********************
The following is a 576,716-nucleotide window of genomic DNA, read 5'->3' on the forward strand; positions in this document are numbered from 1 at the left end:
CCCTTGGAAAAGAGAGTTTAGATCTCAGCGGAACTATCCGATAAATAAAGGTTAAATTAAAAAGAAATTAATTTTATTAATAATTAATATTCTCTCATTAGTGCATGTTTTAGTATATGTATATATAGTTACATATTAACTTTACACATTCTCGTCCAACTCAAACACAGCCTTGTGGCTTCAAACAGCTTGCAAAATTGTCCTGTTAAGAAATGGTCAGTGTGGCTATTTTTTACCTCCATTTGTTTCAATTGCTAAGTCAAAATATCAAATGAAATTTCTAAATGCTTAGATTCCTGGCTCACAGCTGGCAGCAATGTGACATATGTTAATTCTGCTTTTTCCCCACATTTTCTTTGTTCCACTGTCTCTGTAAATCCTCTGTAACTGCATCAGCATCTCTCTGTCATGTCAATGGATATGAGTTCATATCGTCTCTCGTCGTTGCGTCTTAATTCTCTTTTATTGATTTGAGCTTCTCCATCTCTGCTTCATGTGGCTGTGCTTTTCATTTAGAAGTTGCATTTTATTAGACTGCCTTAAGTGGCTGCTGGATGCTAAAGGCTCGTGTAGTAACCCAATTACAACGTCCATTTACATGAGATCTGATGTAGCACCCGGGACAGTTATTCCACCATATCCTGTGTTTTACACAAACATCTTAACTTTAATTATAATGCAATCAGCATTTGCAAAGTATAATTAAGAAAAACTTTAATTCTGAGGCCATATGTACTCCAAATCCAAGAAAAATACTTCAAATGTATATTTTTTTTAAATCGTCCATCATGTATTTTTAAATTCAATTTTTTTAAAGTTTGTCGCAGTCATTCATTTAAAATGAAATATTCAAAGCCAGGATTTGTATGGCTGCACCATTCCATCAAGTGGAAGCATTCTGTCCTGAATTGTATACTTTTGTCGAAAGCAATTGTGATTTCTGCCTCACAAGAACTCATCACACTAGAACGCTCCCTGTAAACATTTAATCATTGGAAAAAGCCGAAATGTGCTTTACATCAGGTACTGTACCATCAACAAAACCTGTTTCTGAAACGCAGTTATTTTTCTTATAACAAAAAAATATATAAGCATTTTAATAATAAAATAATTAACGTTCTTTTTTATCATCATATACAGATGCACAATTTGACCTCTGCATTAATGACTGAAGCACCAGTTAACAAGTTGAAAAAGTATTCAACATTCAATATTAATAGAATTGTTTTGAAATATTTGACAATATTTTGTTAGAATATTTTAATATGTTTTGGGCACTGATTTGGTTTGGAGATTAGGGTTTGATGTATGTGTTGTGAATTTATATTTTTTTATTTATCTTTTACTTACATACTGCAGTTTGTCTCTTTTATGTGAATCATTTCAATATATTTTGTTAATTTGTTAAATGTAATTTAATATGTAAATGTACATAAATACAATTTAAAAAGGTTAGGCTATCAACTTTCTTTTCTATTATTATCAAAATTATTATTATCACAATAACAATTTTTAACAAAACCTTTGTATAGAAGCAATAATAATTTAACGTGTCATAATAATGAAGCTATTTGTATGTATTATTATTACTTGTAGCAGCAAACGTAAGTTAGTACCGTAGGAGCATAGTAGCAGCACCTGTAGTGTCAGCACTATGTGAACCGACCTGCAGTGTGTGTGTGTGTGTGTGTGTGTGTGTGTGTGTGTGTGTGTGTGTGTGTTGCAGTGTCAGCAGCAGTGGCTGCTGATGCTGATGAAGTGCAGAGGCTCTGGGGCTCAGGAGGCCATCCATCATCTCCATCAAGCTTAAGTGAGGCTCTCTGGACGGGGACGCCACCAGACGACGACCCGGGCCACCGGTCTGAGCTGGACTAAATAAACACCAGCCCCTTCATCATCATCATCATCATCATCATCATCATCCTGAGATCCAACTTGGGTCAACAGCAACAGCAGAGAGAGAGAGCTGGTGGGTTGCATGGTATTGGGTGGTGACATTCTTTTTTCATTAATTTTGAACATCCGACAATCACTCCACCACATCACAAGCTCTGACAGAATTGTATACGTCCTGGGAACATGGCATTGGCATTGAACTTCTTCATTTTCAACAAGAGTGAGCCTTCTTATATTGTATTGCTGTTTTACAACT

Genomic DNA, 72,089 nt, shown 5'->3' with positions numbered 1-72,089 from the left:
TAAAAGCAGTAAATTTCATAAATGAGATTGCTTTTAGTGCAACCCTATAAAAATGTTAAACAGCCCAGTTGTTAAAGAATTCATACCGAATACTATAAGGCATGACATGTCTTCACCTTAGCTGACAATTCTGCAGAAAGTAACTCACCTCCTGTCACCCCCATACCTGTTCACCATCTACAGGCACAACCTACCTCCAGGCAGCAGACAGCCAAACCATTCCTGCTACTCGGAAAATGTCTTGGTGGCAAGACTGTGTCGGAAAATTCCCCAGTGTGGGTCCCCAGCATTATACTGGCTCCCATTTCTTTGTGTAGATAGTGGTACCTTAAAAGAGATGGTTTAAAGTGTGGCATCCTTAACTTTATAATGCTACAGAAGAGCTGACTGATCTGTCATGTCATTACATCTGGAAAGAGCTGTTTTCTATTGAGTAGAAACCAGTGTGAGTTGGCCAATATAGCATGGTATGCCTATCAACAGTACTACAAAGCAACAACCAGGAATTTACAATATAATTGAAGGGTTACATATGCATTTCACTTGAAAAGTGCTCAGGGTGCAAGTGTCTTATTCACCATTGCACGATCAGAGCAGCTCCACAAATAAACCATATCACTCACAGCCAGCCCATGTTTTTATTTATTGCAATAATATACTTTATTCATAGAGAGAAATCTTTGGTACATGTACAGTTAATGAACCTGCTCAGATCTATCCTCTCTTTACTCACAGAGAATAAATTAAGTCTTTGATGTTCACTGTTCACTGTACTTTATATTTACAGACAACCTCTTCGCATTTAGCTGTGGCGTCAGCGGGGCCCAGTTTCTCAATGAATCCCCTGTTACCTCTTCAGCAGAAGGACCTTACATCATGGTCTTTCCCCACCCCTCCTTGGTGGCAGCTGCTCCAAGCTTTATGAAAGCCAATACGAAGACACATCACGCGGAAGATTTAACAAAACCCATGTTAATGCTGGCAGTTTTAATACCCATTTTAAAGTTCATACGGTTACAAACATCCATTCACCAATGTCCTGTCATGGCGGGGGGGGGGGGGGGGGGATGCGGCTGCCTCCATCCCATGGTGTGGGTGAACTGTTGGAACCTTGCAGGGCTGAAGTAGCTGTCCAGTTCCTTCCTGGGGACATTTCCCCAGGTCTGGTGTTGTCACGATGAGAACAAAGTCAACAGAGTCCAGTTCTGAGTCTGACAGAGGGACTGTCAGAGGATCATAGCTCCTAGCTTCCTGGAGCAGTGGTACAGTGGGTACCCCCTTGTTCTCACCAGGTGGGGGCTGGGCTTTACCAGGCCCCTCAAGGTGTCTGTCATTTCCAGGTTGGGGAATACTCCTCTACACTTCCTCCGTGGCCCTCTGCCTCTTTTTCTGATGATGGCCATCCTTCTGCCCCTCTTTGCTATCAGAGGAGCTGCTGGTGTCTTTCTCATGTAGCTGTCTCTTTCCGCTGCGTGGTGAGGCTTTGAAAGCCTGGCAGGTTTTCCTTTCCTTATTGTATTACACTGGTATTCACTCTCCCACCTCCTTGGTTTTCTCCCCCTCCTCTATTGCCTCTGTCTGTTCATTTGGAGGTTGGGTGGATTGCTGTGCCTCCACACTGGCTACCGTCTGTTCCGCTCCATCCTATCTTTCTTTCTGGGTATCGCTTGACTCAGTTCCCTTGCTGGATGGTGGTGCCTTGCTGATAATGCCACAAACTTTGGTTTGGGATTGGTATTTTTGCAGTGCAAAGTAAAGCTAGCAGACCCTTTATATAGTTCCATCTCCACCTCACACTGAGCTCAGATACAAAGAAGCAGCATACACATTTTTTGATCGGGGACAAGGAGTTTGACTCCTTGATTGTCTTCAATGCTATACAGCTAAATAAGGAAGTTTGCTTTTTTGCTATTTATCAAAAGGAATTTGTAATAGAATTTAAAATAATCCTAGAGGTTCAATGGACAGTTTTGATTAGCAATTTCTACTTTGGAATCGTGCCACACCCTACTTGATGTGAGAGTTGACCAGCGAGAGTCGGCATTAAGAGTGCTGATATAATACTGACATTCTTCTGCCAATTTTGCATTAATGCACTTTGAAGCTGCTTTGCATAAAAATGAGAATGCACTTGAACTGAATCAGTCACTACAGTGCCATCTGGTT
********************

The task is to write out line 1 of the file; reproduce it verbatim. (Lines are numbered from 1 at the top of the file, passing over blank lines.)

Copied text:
The following is a 576,716-nucleotide window of genomic DNA, read 5'->3' on the forward strand; positions in this document are numbered from 1 at the left end: